All 7 Darren Aronofsky Movies Ranked From Worst To Best

Darren Aronofsky’s filmography may be small, but it’s also consistently solid. Even at his worst, Aronofsky still manages to create films with profound messages. His ability to experiment with different genres and filmmaking techniques is admirable. More importantly, his knack for capturing the darker side of life is almost unprecedented. Whether he’s making a movie about ballet or mathematics, Aronofsky always finds a way to deliver a melancholy story filled to the brim with depth.

Before the release of his upcoming horror-drama film mother!, it’s worth looking back at his tremendous filmography to evaluate which of his six movies is the strongest. Let it be known that each movie is worth a watch. The goal is to figure out which one is most worthy of attention. Not everything is created equal. Not even Aronofsky movies.


7. Noah

Noah (2014)

The response to Aronofsky’s last film has been polarizing to say the least, and it’s easy to see why. His first crack at the blockbuster genre did reasonably well critically, but the general public didn’t treat it quite as kindly.

The movie was accused of whitewashing a multicultural story, and the creative choices made by Aronofsky were also somewhat controversial. Even with the positive critical reception, it still failed to earn the same type of acclaim as his previous two films. Financial success aside, it definitely felt like a step in the wrong direction after the release of two critical darlings.

The controversy isn’t the only thing bringing Noah down in terms of quality. The movie is ultimately too ambitious for its own good. The tone is uneven, the characters are bland, and the big budget fails to mask the fact that the movie lacks thought-provoking ideas. Russell Crowe is a force to be reckoned with, but not even he can save the movie from a flawed narrative. His latest movie isn’t an unmitigated disaster, but it’s certainly a disappointment.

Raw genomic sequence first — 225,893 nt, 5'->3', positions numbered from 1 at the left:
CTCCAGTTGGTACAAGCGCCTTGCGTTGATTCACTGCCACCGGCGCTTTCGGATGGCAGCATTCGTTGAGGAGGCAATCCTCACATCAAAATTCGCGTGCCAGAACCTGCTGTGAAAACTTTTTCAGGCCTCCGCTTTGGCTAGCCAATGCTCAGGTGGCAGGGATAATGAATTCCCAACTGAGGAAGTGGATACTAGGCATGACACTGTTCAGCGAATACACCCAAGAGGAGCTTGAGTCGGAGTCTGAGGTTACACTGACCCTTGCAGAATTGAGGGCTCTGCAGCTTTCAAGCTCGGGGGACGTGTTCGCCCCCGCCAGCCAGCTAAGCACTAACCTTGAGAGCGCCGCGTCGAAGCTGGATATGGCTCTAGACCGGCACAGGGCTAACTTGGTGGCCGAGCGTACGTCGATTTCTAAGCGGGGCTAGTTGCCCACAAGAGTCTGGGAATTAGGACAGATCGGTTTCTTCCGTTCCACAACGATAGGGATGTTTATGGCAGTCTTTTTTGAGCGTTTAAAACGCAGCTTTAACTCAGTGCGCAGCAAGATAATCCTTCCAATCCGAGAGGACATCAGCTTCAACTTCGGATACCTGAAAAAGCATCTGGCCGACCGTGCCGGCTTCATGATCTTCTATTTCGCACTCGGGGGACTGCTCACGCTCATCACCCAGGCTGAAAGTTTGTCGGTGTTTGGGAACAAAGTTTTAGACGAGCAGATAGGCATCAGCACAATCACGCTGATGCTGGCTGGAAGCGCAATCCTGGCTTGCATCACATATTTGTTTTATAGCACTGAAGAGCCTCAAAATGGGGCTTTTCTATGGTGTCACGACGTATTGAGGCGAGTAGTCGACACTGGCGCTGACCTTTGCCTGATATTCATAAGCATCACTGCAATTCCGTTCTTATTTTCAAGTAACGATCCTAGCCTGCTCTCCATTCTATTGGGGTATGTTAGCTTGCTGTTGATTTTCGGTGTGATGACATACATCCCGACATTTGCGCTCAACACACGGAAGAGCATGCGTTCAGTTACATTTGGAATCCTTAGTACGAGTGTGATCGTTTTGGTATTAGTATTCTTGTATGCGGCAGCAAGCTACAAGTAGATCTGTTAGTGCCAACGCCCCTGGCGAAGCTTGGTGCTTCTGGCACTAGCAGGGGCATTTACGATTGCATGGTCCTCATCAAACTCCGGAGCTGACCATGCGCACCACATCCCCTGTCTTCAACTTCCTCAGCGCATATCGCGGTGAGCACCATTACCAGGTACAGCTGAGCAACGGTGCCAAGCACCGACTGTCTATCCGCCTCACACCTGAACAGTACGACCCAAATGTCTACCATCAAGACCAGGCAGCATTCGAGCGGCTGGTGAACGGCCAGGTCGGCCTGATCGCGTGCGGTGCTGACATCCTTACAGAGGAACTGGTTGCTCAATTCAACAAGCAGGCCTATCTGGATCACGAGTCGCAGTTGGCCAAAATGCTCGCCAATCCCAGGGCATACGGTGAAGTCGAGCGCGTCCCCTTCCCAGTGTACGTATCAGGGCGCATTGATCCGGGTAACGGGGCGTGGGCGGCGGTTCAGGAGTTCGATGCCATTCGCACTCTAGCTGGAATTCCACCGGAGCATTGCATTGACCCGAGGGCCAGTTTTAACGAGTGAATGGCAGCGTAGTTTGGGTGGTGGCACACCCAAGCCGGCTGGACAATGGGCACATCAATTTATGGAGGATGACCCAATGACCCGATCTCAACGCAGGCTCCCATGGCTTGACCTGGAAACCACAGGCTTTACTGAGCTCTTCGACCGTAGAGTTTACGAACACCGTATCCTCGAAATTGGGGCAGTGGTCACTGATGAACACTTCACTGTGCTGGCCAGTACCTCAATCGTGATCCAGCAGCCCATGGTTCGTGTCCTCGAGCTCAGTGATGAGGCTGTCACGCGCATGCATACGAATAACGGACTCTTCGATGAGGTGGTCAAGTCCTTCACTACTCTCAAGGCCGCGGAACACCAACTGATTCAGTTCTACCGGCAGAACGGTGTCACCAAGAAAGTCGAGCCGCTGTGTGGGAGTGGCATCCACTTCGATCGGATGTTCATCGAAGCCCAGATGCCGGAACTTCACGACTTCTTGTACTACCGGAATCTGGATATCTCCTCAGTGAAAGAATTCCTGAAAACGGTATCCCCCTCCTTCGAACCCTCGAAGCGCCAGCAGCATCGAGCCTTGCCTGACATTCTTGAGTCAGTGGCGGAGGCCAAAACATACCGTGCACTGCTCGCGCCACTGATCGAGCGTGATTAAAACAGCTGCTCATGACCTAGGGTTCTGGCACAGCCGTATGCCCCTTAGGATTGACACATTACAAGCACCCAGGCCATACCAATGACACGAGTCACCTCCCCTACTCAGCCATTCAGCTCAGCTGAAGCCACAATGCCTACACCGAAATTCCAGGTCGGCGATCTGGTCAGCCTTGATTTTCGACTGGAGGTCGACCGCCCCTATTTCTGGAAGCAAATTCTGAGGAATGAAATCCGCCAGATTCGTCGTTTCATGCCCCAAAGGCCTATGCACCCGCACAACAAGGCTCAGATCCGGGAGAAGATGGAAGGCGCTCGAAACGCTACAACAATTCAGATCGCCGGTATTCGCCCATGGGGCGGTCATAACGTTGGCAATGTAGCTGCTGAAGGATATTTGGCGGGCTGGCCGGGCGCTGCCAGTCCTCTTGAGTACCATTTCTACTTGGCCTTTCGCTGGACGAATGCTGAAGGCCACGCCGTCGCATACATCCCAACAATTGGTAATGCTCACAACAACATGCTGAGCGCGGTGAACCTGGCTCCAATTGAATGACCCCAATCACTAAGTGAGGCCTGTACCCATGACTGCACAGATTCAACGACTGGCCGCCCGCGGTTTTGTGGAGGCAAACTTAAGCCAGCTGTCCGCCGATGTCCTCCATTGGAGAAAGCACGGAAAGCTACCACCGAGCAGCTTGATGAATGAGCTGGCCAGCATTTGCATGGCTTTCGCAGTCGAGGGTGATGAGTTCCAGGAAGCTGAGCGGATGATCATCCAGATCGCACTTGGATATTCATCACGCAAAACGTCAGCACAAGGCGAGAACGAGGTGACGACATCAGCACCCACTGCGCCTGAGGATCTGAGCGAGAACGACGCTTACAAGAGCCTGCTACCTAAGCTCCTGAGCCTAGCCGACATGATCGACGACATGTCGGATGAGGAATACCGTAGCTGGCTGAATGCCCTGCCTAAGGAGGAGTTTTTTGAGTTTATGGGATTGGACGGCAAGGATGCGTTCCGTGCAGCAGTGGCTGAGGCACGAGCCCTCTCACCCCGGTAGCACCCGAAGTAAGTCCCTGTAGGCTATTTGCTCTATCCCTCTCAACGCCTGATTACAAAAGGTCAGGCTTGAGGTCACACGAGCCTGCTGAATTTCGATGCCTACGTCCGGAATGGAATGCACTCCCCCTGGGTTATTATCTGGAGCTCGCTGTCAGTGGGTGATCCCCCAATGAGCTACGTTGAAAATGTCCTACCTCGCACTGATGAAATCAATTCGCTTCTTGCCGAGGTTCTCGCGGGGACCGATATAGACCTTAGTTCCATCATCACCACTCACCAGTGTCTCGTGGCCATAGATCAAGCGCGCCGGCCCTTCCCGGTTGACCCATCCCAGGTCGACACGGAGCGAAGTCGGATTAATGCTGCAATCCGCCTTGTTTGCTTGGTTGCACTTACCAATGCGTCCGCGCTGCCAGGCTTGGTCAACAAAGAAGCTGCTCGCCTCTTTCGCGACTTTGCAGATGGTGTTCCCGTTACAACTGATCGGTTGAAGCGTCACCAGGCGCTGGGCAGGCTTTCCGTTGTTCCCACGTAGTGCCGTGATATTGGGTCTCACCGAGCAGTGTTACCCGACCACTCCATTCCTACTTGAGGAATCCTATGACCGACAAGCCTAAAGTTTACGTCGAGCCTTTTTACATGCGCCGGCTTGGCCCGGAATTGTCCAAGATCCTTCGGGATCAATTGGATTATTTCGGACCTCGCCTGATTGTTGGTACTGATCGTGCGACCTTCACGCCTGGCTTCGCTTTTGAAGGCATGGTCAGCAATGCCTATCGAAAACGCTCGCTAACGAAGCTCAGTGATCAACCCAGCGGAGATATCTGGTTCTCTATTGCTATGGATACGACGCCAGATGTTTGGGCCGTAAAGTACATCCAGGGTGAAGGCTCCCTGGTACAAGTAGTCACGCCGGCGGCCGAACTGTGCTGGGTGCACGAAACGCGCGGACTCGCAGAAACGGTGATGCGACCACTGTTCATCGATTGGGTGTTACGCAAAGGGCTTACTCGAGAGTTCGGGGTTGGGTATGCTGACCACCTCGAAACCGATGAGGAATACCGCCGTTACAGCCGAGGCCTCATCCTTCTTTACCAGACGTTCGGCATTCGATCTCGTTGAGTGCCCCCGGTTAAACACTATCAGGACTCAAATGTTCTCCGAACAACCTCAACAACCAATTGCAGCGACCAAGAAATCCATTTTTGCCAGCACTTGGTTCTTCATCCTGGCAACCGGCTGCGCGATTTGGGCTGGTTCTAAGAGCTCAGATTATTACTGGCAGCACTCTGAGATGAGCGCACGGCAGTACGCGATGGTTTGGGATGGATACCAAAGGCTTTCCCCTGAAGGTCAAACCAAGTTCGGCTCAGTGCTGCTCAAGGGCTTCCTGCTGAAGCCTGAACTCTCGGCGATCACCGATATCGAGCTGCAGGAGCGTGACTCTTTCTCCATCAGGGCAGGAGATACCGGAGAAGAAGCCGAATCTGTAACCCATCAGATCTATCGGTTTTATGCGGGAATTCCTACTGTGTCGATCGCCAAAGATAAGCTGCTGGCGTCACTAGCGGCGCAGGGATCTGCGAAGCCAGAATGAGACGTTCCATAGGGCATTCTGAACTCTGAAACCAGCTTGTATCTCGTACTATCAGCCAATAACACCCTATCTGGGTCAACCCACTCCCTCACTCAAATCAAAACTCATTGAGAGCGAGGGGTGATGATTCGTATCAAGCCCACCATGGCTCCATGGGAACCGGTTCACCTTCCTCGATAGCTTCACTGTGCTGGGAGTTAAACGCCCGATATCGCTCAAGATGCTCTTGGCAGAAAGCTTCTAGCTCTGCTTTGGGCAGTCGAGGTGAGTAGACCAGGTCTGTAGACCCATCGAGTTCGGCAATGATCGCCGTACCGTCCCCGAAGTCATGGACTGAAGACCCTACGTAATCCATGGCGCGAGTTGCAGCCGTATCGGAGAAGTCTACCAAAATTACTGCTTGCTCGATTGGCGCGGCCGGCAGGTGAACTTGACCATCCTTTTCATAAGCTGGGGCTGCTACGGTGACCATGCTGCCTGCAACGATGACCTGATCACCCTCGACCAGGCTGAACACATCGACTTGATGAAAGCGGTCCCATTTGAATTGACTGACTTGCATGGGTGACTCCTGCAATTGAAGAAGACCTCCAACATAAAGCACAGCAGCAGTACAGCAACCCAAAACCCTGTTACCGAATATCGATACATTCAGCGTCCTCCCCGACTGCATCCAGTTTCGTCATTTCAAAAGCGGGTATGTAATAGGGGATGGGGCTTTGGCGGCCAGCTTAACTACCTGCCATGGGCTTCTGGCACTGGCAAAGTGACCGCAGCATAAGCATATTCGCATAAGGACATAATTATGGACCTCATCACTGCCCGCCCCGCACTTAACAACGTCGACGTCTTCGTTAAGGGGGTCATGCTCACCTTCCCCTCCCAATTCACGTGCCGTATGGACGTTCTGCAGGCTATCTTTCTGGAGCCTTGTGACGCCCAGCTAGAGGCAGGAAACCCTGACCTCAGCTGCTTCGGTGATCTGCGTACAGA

Fans of Aronofsky should still give Noah a look as long as they keep their expectations in check. The beautiful visuals and top-notch cast help distract from some of the more frustrating moments. These frustrating moments remain difficult to ignore, but they’re slightly more forgivable as a result of the more positive aspects. It’s a shame that Noah had to follow two of Aronofsky’s most memorable films, but certain viewers should be able to find value despite the evident flaws.


6. The Fountain

Hugh Jackman in The Fountain

Aronofsky’s worst reviewed film is, to some degree, an underrated gem. It’s definitely less intelligence than it probably thinks, but it’s a fascinating ride nonetheless. It’s probably Aronofsky’s most ambitious film to this very day, so the fact that it occasionally stumbles isn’t entirely mind-blowing.

From the multi-layered narrative to the visuals littered with symbolism, The Fountain has a tendency to bite off more than it can chew. The tonal shifts are distracting, the story is muddled, and editing is hit-or-miss. However, when the movie is at its best, it’s a dazzling tale about mortality and humanity.

The multi-layered narrative consists of three stories taking place in the past, present, and future. Each of these stories has to do with immortality and grief. The interwoven themes are what drive the narrative forward. It’s a novel idea, but it’s also a risky one. For the most part, the risk luckily pays off.

The stories are so different that the constant tonal shifts ultimately damper the quality of the film. Ignoring the inconsistent tone, The Fountain uses its three stories to convey intelligent ideas. Aronofsky has a lot on his mind, and he does his best to shove it all into this strange fantasy adventure.

Originally, Aronofsky envisioned a much bigger movie featuring Brad Pitt and Cate Blanchett. Instead, he had to settle for a smaller budget with a different cast. The good news is that Hugh Jackman and Rachel Weisz do a marvelous job in their roles. Hugh Jackman’s portrayal of the grieving husband is crushing, and Rachel Weisz never ceases to surprise the viewer.

In terms of the visuals, the smaller budget never seems to take away from the unique effects. The smaller scale is only noticeable when you look at the length of the film. Though Aronofsky intended for the film to be something of an epic, the 96 minute runtime hardly feels epic. Instead, it often feels rushed. It seems as if everybody is trying to jam in as much content as possible. It’s a shame that Aronofsky never got to release a proper director’s cut.